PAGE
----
[b]UPDATE[/b] Sudden illness in apartment raises fears of chemical contamination By JIM FITZGERALD - The Associated Press - 5/17/02 3:35 AM YONKERS, N.Y. (AP) -- Six people became suddenly, violently ill in a Yonkers apartment, sparking a chemical-contamination scare that led to the evacuation of the building and the deployment of hazardous materials workers and anti-terrorist agents. Two of the victims were in critical condition and four in stable condition early Friday, said Dr. Nicholas DeRobertis at St. Joseph's Medical Center. Mayor John Spencer said the critical patients were on life support. The cause of their illness had not been pinned down and tests that might determine it would not be finished until much later Friday, said hospital spokeswoman Joan Dupay. The hospital closed briefly when emergency room workers thought they might be getting sick as well. But tests showed no airborne contamination or contagion, Spencer said. He urged residents to be calm, saying, "It looks like everything is going to be all right." The mayor said police were treating the outbreak as a crime and the New York City anti-terrorism task force was called in "due to the sensitivity of it and the times we live in." Neither he nor police Commissioner Charles Cola would discuss any evidence. Spencer said the illness seemed to be caused by "some kind of poison," and cyanide was considered a possibility. Cola said the victims' conditions deteriorated very quickly, not typical for food poisoning victims, leading him to believe "it was some kind of chemical they ingested." He said police were trying to find out "what food it was, how it got there and what was in it." The victims, whose names were not made public, had eaten together in an apartment on the top floor of the building at 223 Nepperhan Ave., a few blocks from Yonkers City Hall and less than a mile north of the Bronx border. Other people in the apartment who had not eaten did not become ill, the mayor said. As the victims were taken to the hospital by ambulance, police officers, firefighters and hazardous-materials teams surrounded the building and several helicopters idled above. Reporters were kept away but could see a worker in a white protective suit being hosed down outside the building. Other residents of the 18-unit building, including several children, were taken to a nearby auditorium and tended by Red Cross workers. Officials said they did not know when the residents would be allowed back home. Outside the hospital, Yonkers residents said they had been alarmed by early reports of a possible airborne poison. "I didn't know how far away I should go," said Lawrence Kelly, 22. "They said it wasn't something you could see and so I didn't know which way to go." Copyright 2002 Associated Press. All rights reserved. [url=http://www.survivalforum.com/modules.php?name=News&file=article&sid=493&mode=nested&order=0&thold=0]Story and Comments Here[/url] Franklin [url=http://www.survivalforum.com]SurvivalForum[/url]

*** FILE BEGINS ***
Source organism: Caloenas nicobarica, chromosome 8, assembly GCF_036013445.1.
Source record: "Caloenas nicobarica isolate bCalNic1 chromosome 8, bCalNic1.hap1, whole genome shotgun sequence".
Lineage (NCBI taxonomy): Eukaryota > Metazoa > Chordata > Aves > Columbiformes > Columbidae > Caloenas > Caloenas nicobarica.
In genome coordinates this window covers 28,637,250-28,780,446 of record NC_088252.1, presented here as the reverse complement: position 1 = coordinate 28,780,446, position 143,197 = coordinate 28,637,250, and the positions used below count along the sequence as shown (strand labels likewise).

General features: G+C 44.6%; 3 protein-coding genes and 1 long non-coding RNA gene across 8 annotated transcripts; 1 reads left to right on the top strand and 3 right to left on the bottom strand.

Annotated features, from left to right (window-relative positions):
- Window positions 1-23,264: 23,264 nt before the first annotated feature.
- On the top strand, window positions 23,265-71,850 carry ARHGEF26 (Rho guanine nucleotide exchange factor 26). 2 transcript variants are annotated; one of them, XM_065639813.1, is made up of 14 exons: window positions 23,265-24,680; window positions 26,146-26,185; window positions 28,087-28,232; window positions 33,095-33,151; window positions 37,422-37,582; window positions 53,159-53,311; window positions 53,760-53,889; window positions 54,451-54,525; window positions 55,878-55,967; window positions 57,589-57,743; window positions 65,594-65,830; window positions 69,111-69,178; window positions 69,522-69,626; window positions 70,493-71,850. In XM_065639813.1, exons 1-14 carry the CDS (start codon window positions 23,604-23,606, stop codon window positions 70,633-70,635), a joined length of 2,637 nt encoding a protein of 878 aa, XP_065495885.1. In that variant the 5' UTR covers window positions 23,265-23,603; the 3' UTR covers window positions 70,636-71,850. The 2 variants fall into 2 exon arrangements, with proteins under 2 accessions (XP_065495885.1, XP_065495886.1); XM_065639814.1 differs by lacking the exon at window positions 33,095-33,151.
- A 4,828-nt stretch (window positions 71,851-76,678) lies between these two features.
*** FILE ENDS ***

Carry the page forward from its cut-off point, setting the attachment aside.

Link Posted: 5/18/2002 7:46:48 AM EDT
It was food poisoning, you idiots. Put away your gas masks.